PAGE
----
Pointing to the public interest in “having local matters decided locally,” Fink added he believed “public travel should be limited.” Therefore, he rejected Maricopa County as an option, leaving the choice between the Santa Cruz County courthouse in Nogales or Pima County in Tucson.

Both are about the same distance for Cochise County residents who want to attend the hearings, Fink noted. He selected Pima County, in part due to the ability of its courts to livestream.

But if the AG’s Office thought Fink would refer the case to a Pima County judge they were mistaken. “I’m going to keep this case,” he announced, noting the tight timeline due to the upcoming election.

Noticeably absent from the March 28 hearing was County Supervisors Tom Crosby and Peggy Judd, who voted for the IGA on Feb. 28 despite adverse advice from Mayes’ office as well as the Cochise County Attorney’s Office.

Crosby and Judd later commented about being willing to amend the agreement if necessary, but felt ignoring the lawyers’ advice was warranted with an election just around the corner.

A week later, Mayes initiated the lawsuit when there had been no move by the supervisors to amend the IGA to address the concerns put forth by both the county attorney and the attorney general.

The AG’s Office has made it clear the legal concerns were with how the IGA is worded, not with the idea of having Recorder Stevens oversee Elections Department functions.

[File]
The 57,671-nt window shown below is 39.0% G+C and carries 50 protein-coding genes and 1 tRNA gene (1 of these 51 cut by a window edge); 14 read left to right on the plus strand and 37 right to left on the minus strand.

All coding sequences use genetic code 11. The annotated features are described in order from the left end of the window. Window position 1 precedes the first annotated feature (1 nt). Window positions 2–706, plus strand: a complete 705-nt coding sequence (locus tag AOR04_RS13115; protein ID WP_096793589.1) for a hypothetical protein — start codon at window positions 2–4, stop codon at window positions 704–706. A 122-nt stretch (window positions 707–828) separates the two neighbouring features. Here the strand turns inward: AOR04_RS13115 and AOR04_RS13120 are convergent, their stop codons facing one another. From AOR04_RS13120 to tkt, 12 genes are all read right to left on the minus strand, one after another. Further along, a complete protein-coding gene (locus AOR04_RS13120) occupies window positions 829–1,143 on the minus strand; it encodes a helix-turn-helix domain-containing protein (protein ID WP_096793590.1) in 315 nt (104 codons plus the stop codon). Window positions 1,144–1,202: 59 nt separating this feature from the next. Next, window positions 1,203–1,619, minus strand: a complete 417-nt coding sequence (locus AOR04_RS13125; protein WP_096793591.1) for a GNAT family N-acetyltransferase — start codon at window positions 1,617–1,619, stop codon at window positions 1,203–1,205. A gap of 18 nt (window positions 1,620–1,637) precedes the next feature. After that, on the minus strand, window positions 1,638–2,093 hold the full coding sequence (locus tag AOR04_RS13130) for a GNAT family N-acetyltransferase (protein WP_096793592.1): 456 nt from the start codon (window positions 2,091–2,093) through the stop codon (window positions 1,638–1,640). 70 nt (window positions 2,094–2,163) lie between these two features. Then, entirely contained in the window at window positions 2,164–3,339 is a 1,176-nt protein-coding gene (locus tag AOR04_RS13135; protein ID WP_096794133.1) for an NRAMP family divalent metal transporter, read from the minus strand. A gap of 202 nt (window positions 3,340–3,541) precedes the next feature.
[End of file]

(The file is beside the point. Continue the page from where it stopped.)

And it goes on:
AG’s Lawsuit Against Cochise County Adds To Disarray In Wake Of Elections Director’s Departure

But even that action did not prompt Crosby or Judd to pursue an amended IGA. Nor have they given constituents any indication of plans to do so to avoid a challenge to the legitimacy of the May election.

In the meantime, Stevens is moving forward as the Interim Elections Director to ensure the department is prepared for the upcoming election. He is also handling routine matters such as inquiries from persons interested in being candidates in 2024 and the current recall effort of Supervisor Crosby.

Stevens recently received a written complaint about the presence of recall supporters on land by the Hereford Post Office. After reviewing county records, Stevens was driving to work Friday morning when he stopped to talk with a man who appeared to be engaged in electioneering on federal property.

“I informed him that he was in violation of USC 39 by engaging in political activity of federal land,” Stevens explained later in the day. “He claimed he was not on federal land. I provided that the Recorder’s Office records show the parcel is one parcel and extends to the street.”

According to Stevens, the man was “dismissive” and had a “concerning” attitude which led the recorder to request a response from the Cochise County Sheriff’s Office. Several persons also used cellphones to record the interaction.

In the end, it was determined the property is privately owned with a portion of the land leased to the U.S. Postal Service.

The electioneering was not being done on the federal portion, but the property owner “does not condone or permit any type of political campaigning on our property,” according to a letter shared with the sheriff’s office and the local postmaster.